RIVM National Institute for Public Health and the Environment investigates how the impact of pharmaceutical residues on the environment may be reduced. If certain drugs can be substituted by treatments that are less harmful to the environment, this would be advantageous for the environment . However, this has proved to be difficult.
Pharmaceutical residues end up in surface water after use, via urine and faeces. In the current situation, sewage treatment plants are unable to remove all pharmaceutical residues. These residues may have harmful effects on organisms in the aquatic environment, such as behavioral changes, tissue damage and reproductive effects. The drinking water quality is not affected, but this may become a problem in the future. We interviewed professionals from the medicinal product chain, such as policy makers, manufacturers, assessors, health care providers, pharmacists and water managers. They were all willing to consider solutions such as adjusting treatments.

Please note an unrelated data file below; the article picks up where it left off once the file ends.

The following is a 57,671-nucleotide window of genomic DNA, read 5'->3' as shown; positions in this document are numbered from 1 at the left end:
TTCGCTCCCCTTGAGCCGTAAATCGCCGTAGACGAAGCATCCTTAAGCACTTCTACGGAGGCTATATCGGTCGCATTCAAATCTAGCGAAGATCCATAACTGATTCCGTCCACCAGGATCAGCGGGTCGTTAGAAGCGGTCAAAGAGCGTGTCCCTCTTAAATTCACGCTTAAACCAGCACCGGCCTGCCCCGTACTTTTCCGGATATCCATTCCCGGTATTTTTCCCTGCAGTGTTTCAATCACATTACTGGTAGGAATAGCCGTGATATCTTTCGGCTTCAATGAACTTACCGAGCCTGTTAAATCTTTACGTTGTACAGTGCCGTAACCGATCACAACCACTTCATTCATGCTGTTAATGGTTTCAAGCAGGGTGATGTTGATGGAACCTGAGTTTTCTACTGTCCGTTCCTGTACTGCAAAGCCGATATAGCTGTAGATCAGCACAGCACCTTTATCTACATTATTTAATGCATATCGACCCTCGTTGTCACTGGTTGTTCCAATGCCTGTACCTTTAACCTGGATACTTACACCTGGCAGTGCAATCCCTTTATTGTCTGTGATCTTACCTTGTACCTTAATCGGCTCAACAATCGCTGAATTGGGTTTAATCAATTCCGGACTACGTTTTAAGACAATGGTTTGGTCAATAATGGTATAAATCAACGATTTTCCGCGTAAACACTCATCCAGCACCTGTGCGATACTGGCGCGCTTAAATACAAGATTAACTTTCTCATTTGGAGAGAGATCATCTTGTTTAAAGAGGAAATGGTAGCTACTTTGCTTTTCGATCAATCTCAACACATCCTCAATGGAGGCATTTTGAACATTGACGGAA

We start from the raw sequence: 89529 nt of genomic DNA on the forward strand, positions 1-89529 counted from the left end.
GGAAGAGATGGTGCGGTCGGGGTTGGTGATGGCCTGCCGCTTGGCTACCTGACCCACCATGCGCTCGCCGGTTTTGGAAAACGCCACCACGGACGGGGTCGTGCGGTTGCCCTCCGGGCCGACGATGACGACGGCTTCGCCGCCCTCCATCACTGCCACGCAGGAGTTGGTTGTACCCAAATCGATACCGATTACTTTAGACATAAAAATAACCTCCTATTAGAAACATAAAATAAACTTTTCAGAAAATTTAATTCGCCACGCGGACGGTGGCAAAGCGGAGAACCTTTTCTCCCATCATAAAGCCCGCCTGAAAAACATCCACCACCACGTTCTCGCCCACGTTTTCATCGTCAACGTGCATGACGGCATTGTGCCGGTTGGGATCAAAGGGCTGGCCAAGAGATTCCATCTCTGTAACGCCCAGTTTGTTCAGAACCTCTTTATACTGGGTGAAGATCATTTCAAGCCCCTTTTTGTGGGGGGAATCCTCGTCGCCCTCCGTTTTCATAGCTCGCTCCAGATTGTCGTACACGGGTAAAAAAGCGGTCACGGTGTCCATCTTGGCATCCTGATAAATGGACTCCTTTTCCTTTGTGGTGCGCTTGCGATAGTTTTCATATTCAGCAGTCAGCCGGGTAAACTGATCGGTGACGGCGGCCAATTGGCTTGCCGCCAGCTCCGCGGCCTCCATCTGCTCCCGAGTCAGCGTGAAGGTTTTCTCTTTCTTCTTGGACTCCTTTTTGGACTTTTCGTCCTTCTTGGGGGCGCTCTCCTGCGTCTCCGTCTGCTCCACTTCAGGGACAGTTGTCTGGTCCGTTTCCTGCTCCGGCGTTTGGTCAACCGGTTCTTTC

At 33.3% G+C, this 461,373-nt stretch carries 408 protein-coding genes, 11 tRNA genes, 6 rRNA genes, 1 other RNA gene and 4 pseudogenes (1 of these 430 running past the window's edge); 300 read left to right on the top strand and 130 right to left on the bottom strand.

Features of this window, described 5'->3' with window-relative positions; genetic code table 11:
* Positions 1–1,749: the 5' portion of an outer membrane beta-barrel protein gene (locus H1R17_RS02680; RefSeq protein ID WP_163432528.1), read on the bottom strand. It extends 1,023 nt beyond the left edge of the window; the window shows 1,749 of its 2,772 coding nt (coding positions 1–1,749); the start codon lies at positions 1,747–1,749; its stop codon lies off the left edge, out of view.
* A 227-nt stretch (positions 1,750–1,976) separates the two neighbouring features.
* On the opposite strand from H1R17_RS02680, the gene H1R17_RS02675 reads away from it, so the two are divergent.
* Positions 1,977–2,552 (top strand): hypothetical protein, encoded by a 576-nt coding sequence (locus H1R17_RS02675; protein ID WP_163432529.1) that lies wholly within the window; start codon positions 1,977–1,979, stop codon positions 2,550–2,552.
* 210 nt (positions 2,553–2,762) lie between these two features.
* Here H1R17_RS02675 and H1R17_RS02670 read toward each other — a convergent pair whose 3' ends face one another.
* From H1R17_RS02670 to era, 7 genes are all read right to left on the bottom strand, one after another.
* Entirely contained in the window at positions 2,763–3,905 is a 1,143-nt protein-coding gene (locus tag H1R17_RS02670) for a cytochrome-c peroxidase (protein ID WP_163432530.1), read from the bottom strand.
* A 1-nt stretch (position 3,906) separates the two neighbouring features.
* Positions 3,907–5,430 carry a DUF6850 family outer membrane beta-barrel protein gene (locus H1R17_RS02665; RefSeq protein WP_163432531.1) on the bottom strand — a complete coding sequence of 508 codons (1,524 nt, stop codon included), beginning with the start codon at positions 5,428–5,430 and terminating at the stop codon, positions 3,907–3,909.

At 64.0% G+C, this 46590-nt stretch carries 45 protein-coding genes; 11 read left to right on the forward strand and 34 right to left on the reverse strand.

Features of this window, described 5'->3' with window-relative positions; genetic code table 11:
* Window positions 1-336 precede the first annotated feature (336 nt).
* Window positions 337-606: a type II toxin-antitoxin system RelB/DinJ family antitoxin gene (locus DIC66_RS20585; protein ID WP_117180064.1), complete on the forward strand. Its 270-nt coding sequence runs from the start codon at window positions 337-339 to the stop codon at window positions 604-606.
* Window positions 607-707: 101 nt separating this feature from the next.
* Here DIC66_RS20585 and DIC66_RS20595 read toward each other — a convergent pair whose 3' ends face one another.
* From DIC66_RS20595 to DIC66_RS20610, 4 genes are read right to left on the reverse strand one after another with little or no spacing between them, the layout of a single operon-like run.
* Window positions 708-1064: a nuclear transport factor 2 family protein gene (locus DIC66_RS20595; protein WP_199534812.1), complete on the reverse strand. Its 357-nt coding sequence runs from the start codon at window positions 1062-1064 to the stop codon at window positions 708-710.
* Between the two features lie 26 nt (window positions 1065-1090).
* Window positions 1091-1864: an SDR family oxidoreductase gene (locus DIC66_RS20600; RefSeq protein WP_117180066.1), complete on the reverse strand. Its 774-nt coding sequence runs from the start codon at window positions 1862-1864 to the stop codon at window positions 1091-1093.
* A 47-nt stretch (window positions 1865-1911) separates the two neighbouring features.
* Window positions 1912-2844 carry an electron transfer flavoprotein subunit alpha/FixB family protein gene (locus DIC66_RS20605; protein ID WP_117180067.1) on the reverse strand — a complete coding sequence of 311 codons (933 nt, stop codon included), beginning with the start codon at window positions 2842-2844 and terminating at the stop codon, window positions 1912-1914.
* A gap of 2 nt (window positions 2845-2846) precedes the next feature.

Equally safe and effective
The main requirement to be met is that the patient's treatment is equally effective and safe. In practice, for many pharmaceuticals this proves not yet possible.
Substantiate environmental benefits
The environmental benefits must be adequately substantiated. For many pharmaceuticals, data on environmental effects is lacking. There is a need for a framework to compare effectivity, safety and environmental effects of pharmaceuticals.
The study was performed on behalf of the Ministry of Infrastructure and Environment and is part of the chain approach ‘Pharmaceutical residues in Water’.